maybe we can overcome temptation. So let me show you a couple of mechanisms for this. A ‘Clocky’ was a a clock invented by one of the students in the Media lab, and it’s a clock that has 2 big wheels that start running at slightly different speeds. And what happens? When you go to sleep at night, in your mind you’re the kind of person
who wakes up at 6 o’clock in the morning and go for a run, go to the gym. When the alarm set goes off
at 6 o’clock in the morning you are no longer that person. (Laughter) You’re the kind of person that sleeps until 8 and drag yourself to a class at the last few moments or maybe a little later. If you get this clock, what happens? At 6 o’clock in the morning when the alarm sets off, the “Clocky” also starts running in the room. And because it has asynchronous wheels you never know where you have to find it. You have to get up, you have to
crawl under things, search for it. (Laughter) There is no way not to get up if you have this thing. So what you’re doing is you’re basically
forcing your future self, you’re forcing the 6 a.m. person to do something that you want him to do. This is an even more extreme version of this. It’s an alarm clock that is connected to your bank account. (Laughter) You see the potential, right? So it’s connected to your bank account and to the charity you hate. (Laughter) Now, think about this. Alarm clock goes off and you really want to snooze but every second you snooze, money goes to the charity you hate. (Laughter) Now if it’s the charity you like you can snooze and feel you’re doing something good for the world. But if you set it up correctly,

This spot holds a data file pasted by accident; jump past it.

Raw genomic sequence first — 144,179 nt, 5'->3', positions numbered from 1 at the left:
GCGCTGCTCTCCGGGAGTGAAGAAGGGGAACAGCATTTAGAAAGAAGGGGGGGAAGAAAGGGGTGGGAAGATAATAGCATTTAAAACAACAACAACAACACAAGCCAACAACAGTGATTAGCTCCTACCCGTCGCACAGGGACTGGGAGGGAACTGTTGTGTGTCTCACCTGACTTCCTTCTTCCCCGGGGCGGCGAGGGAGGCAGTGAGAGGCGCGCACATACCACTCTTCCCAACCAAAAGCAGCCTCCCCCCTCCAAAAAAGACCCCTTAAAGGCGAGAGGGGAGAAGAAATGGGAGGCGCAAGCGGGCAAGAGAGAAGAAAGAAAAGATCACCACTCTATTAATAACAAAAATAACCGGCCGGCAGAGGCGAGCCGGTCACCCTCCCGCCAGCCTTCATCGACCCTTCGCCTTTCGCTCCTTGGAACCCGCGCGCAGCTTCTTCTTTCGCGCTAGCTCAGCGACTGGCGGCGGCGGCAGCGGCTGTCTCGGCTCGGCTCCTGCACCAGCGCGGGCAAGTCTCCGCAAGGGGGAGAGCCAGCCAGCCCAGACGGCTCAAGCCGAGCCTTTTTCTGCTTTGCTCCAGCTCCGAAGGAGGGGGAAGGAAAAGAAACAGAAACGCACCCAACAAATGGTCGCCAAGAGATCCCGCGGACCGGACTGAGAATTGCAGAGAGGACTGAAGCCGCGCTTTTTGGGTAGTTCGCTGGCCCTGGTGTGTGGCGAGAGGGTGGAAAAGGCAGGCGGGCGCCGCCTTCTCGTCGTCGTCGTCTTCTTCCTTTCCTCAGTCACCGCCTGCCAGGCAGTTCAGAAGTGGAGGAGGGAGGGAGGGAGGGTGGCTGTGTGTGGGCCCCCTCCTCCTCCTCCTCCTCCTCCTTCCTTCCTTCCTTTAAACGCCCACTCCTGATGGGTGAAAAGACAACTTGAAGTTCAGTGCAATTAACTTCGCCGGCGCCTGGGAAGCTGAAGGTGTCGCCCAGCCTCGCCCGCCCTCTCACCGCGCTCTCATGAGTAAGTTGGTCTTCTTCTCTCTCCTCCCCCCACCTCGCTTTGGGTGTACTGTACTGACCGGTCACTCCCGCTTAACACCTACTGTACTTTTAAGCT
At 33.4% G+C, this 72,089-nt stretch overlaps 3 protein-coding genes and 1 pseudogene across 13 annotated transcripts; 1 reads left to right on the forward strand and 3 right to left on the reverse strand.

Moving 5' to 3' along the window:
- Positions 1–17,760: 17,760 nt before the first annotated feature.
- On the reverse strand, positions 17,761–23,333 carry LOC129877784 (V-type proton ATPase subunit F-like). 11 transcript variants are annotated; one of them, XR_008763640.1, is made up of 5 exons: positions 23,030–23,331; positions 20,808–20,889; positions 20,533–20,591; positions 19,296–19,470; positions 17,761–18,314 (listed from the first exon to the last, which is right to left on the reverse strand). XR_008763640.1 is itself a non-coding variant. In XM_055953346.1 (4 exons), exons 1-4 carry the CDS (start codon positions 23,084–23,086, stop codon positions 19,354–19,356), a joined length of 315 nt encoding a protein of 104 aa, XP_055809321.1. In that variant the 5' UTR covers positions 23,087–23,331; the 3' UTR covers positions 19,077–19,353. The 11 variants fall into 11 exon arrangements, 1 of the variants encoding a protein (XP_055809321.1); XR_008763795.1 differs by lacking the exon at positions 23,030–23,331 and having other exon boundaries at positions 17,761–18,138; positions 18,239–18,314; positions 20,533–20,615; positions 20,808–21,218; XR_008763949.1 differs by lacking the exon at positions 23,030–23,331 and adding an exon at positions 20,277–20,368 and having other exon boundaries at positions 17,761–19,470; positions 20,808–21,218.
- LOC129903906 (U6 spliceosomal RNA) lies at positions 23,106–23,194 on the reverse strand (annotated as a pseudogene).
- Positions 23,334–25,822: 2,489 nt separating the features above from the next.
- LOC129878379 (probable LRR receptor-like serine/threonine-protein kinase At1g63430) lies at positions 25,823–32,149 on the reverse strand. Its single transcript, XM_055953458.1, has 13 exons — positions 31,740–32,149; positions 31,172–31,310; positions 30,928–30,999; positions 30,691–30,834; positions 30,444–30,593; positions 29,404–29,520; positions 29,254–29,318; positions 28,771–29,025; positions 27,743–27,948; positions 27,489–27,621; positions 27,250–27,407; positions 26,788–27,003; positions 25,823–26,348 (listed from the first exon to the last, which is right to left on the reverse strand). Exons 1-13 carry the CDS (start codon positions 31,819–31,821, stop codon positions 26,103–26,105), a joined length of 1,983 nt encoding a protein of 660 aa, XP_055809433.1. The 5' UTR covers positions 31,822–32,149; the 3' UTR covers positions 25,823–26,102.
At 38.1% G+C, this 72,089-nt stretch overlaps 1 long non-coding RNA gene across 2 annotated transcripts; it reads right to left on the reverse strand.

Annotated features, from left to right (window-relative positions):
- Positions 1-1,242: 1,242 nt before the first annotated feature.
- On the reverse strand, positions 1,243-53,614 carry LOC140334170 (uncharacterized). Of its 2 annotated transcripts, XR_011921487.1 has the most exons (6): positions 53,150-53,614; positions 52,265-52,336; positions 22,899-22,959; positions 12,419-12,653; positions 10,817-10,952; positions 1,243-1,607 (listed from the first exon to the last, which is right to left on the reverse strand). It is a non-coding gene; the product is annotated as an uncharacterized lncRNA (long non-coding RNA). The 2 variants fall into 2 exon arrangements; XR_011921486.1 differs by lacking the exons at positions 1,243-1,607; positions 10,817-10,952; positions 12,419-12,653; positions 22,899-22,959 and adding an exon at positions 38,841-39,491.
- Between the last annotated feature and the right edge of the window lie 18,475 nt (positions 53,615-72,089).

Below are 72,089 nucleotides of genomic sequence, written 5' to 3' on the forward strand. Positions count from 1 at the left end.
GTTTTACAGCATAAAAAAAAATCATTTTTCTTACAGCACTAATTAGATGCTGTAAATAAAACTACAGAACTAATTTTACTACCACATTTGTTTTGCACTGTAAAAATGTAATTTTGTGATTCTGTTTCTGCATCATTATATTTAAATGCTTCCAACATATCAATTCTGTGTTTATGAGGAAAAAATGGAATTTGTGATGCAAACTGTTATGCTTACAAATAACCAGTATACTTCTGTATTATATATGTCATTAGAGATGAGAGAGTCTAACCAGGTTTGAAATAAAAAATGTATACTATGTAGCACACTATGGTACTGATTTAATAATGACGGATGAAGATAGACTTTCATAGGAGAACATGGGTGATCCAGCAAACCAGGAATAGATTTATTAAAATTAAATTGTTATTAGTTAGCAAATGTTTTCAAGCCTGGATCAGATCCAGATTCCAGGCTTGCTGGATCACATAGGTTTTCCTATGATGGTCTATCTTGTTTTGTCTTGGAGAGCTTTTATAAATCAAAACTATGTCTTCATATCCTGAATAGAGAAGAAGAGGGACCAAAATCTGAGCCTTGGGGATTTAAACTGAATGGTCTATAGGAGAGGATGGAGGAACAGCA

it would annoy you so much that you turn it off very quickly and you will get up. StickK is an interesting website
designed by two chubby economists that wanted to lose weight. And they created a bet against
themselves for a lot of money. And this website actually helps
people create contracts against each other. This is a curious website. If you install this software on your laptop or your computer, it would alert people when you watch pornography. (Laughter) It would also alert them if you uninstall the software. So what is the point? The point is that we have lots of
Adam and Eve temptations. Lots of things around us, lots of fast food and Facebook. Lots of things are aiming for our attention, time and money and food consumption. Everything right now. And because of that the amount
of temptation around it-s just incredible. There’s an analysis that about 70 years ago about 10% of the human deaths were caused by bad decision-making. How could you die in the past? You could make some mistakes.